Decarbonizing Agriculture

Part 1: Understanding Emissions Sources

By Patrick Pelegri-O’Day

November 9, 2023

Cover image showing a cow, representing agriculture's impact on emissions
Creator: Karla Salp, Copyright: Washington State Department of Agriculture


The food sector is a huge source of global greenhouse gas (GHG) emissions. The statistics are striking, and while exact percentage varies between studies, one common estimate is that about a third of global emissions originate from activities in the food system (Searchinger et al. 2021). Even in the United States, where the percentage is comparatively lower, the impact is still substantial. According to data from the EPA and USDA, net emissions from agriculture—a more narrowly defined subset of the broader “food system”—account for about 11.5% of the nation’s total net emissions (EPA 2020, USDA 2020).

The USDA analysis cited here does not include important sources of emissions in the food system, including deforestation and other land use change, transportation of food, decomposition of food waste, retail, industrial processes associated with food product production, and packaging. This blog post is focused on the part of the food system that is soil to farm gate, not downstream processes.

Although agriculture is responsible for a significant one-third of our emissions, we lack a comprehensive plan for effective decarbonization due to the complicated nature of these emissions. Decarbonizing agriculture means developing unique solutions tailored to diverse sources and chemical processes such as excess fertilizer application, manure management, and enteric fermentation (which results in cow belches).

These solutions are essential because agriculture is one of the levers that we can pull to create a carbon sink, which means that our food system would not only generate less emissions, but actively contribute to the health of our environment by capturing and storing carbon. Our challenge lies in addressing the knowledge gap about how and where to begin.

In this 2-part blog series, we explore how to decarbonize agriculture in the United States. In this entry, we outline the major emissions sources in United States agriculture. True to our mission, we embrace a science-based approach to this topic in hopes of bridging this gap. Bear with the technical explanations of scientific concepts—they will pay off in developing a clear, high-level lens on how to reduce GHG emissions in agriculture in part two of the series.

Greenhouse Gases in Agriculture

To understand how to decarbonize the agriculture sector, we must first understand where current GHG emissions are coming from. Greenhouse gases (GHGs) are substances in the Earth’s atmosphere that have the ability to trap heat and contribute to the greenhouse effect, which warms the planet. They act like a blanket around the Earth, preventing some of the sun’s heat from escaping back into space.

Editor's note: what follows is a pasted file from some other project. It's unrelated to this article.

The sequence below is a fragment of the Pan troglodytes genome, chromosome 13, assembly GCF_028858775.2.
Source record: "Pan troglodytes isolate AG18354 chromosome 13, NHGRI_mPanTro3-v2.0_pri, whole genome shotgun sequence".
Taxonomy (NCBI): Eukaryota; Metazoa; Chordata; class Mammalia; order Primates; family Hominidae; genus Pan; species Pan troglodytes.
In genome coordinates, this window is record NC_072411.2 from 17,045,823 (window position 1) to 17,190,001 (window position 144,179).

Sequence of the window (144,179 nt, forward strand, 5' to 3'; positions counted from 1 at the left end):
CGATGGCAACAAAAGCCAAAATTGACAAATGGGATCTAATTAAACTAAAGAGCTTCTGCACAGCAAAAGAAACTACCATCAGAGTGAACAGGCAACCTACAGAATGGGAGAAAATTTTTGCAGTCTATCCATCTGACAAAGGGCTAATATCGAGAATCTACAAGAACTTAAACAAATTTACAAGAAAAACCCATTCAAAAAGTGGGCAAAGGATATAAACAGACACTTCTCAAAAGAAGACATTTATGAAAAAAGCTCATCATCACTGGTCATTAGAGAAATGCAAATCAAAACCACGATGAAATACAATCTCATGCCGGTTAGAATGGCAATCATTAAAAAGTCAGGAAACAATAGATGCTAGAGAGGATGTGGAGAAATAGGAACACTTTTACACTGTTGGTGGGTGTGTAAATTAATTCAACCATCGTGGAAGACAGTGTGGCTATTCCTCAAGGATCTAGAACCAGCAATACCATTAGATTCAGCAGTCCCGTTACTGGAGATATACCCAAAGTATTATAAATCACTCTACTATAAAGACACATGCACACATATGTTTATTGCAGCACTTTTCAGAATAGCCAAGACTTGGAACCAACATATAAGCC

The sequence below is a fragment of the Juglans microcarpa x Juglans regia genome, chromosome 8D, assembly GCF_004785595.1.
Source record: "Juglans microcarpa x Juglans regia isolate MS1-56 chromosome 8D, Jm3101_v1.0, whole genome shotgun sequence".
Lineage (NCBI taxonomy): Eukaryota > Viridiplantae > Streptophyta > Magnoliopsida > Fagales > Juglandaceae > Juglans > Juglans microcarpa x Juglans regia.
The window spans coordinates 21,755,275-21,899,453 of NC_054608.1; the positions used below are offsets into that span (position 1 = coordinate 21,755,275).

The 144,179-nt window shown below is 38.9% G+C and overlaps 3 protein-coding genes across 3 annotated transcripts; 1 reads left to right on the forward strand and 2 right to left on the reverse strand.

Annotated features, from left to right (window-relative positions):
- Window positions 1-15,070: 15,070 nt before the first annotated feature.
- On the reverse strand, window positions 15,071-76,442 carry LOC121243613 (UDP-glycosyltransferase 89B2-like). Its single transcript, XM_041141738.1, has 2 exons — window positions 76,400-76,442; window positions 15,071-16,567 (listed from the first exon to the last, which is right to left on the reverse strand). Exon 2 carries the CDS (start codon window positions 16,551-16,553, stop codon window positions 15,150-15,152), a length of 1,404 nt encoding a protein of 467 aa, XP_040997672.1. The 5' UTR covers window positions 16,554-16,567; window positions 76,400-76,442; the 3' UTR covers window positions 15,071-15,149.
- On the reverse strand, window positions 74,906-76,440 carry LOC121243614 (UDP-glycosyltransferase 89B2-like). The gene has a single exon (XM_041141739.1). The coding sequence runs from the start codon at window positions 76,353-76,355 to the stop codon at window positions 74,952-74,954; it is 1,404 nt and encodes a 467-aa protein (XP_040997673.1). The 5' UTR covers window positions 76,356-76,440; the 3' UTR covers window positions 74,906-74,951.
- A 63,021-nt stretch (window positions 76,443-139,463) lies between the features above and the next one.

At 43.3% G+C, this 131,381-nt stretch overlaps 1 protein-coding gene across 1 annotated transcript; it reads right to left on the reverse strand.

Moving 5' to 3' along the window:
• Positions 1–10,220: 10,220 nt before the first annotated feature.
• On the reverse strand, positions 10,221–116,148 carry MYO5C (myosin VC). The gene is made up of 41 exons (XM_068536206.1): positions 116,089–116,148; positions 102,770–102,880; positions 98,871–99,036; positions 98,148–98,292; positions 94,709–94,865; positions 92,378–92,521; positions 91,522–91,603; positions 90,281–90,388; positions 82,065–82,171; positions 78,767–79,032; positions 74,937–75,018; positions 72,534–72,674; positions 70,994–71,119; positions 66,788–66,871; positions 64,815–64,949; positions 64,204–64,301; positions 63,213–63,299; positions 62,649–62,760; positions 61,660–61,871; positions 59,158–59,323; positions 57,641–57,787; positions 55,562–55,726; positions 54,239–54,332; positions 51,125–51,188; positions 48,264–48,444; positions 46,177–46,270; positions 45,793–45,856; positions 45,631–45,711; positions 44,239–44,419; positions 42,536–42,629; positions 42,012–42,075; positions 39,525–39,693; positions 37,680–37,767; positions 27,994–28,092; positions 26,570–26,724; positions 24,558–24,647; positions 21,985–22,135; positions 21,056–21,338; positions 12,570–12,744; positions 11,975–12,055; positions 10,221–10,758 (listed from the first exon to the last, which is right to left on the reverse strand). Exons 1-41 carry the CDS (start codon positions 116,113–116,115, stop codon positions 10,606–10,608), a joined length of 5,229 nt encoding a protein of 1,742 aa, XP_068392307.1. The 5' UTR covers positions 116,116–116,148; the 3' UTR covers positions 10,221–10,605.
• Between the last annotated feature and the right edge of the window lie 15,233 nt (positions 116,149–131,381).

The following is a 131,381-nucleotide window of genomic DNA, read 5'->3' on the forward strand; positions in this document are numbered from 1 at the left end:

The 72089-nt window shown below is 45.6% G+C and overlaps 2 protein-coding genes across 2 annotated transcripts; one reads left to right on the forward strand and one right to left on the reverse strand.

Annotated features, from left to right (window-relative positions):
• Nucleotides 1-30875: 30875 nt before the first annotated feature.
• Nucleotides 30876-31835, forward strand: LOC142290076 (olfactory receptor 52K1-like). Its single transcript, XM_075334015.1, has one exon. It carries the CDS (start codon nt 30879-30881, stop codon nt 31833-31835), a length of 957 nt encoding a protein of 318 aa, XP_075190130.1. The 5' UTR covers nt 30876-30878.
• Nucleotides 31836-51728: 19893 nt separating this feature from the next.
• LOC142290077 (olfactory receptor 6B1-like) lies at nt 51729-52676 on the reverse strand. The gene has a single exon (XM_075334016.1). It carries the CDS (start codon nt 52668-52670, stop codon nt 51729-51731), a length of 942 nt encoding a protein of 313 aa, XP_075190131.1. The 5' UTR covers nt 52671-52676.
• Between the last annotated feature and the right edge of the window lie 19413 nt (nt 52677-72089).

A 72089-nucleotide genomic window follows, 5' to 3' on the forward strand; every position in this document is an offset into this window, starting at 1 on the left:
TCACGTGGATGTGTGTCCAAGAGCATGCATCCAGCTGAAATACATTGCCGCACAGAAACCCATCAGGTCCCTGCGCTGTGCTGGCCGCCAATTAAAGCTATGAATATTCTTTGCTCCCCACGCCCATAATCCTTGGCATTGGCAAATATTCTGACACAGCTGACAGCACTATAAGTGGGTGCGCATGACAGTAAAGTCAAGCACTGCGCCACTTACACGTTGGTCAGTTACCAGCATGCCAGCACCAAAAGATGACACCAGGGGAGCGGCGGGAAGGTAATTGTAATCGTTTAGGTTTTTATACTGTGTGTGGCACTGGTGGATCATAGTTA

In the context of the agriculture sector, the key greenhouse gases of concern include carbon dioxide (CO2), which is often released through the burning of fossil fuels, methane (CH4), produced by processes like enteric fermentation in livestock and rice cultivation, and nitrous oxide (N2O), generated from activities such as synthetic fertilizer use and soil management.

These gases trap heat in the atmosphere at different rates. To account for these differences, we discuss the global warming potential (GWP) of each gas in terms of CO2, since it is the most commonly emitted GHG. This standardized metric, used for all GHGs, is CO2-equivalent, abbreviated as CO2e. To understand the different heat-trapping capacities of the different GHGs, imagine the Earth as an individual layering up for warmth: CO2 is akin to a light jacket, suitable for a brisk day. Methane, on the other hand, acts like a thick down jacket, far more effective at keeping heat in—about 30 times more than CO2 over a century. Nitrous oxide is like enveloping oneself in a heavyweight thermal blanket, with a warming effect 273 times that of CO2.

Using the CO2e scale, we can equate the heat-trapping strength of these gases to the amount of CO2 that would have the same effect. It’s similar to asking, ‘How many light jackets (CO2) would it take to match the warmth of a down jacket (methane) or a thermal blanket (nitrous oxide)?’ This measurement helps us understand and compare the true impact of different gases, providing a clearer direction for reducing emissions and managing the planet’s climate.


Methane traps 126 times as much heat as CO2 does by weight, but it largely dissipates from the atmosphere in 12 years (Gavin 2021). Its heat-trapping potential standardized over longer time frames is lower, leading to the common global warming potential (GWP) numbers of 27-30 for methane when standardized over 100 years (compared to CO2) and 84-87 when standardized over 20 years (EPA 2023, IEA 2021). In agriculture, the most significant sources of methane emissions are enteric fermentation, manure, and rice cultivation.